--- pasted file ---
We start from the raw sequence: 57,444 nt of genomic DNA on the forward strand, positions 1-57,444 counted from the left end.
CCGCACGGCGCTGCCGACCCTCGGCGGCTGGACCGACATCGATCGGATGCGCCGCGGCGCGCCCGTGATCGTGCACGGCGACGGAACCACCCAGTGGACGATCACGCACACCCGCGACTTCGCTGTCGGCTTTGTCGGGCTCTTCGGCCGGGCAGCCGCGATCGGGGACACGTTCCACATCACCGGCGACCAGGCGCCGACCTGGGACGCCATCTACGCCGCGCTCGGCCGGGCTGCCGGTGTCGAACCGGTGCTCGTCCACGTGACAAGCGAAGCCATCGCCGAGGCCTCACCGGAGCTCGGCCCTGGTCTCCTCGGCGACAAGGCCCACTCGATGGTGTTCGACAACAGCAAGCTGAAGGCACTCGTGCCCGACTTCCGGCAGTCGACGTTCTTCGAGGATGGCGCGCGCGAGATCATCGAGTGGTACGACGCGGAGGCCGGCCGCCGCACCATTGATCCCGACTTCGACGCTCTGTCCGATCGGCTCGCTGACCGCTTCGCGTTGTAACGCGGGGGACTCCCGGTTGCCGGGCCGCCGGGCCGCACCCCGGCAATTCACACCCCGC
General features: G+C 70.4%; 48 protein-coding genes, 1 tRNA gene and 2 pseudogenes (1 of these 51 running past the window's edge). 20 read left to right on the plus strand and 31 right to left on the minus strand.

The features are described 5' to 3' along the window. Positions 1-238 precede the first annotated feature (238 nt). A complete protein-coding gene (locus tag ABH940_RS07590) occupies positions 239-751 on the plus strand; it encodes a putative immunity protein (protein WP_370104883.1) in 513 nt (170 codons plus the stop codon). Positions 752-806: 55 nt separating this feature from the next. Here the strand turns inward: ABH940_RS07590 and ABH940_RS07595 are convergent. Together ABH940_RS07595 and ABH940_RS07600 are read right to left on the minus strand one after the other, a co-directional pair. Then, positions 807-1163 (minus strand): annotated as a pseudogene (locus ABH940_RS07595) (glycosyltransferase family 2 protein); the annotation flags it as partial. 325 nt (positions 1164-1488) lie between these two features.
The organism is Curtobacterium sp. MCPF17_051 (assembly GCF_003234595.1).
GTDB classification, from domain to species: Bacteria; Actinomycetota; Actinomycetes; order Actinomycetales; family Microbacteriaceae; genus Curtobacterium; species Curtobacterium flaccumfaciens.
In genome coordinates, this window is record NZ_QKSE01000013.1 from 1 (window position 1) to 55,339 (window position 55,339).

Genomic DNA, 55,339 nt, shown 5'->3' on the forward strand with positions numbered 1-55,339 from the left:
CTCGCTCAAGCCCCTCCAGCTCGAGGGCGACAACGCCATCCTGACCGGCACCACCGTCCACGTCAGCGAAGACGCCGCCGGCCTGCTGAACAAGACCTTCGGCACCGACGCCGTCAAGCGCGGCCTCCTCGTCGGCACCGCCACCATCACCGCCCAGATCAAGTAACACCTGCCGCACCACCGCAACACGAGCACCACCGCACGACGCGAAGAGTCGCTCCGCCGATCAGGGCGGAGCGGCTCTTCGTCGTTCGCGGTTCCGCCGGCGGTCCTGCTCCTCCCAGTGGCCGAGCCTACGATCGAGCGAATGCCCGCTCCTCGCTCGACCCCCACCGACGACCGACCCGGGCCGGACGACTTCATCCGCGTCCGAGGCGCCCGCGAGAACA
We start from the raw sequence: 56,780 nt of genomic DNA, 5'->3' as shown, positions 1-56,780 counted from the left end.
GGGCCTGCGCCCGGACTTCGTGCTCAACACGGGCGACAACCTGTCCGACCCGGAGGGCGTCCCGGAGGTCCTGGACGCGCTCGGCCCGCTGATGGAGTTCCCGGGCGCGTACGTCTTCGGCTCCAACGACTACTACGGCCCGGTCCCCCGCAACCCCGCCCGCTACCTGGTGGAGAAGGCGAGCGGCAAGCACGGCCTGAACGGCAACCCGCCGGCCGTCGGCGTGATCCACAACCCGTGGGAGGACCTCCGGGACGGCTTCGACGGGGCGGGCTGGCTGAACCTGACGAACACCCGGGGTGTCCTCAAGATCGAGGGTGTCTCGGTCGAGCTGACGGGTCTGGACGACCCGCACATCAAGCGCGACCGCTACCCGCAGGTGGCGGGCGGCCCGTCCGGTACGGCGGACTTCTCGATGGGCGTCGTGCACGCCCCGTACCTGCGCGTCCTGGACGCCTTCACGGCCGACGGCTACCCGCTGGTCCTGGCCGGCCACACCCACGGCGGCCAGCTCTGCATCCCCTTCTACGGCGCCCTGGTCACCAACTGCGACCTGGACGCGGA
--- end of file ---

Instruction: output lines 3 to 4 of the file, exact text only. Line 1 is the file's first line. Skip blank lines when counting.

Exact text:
General features: G+C 70.4%; 48 protein-coding genes, 1 tRNA gene and 2 pseudogenes (1 of these 51 running past the window's edge). 20 read left to right on the plus strand and 31 right to left on the minus strand.

The features are described 5' to 3' along the window. Positions 1-238 precede the first annotated feature (238 nt). A complete protein-coding gene (locus tag ABH940_RS07590) occupies positions 239-751 on the plus strand; it encodes a putative immunity protein (protein WP_370104883.1) in 513 nt (170 codons plus the stop codon). Positions 752-806: 55 nt separating this feature from the next. Here the strand turns inward: ABH940_RS07590 and ABH940_RS07595 are convergent. Together ABH940_RS07595 and ABH940_RS07600 are read right to left on the minus strand one after the other, a co-directional pair. Then, positions 807-1163 (minus strand): annotated as a pseudogene (locus ABH940_RS07595) (glycosyltransferase family 2 protein); the annotation flags it as partial. 325 nt (positions 1164-1488) lie between these two features.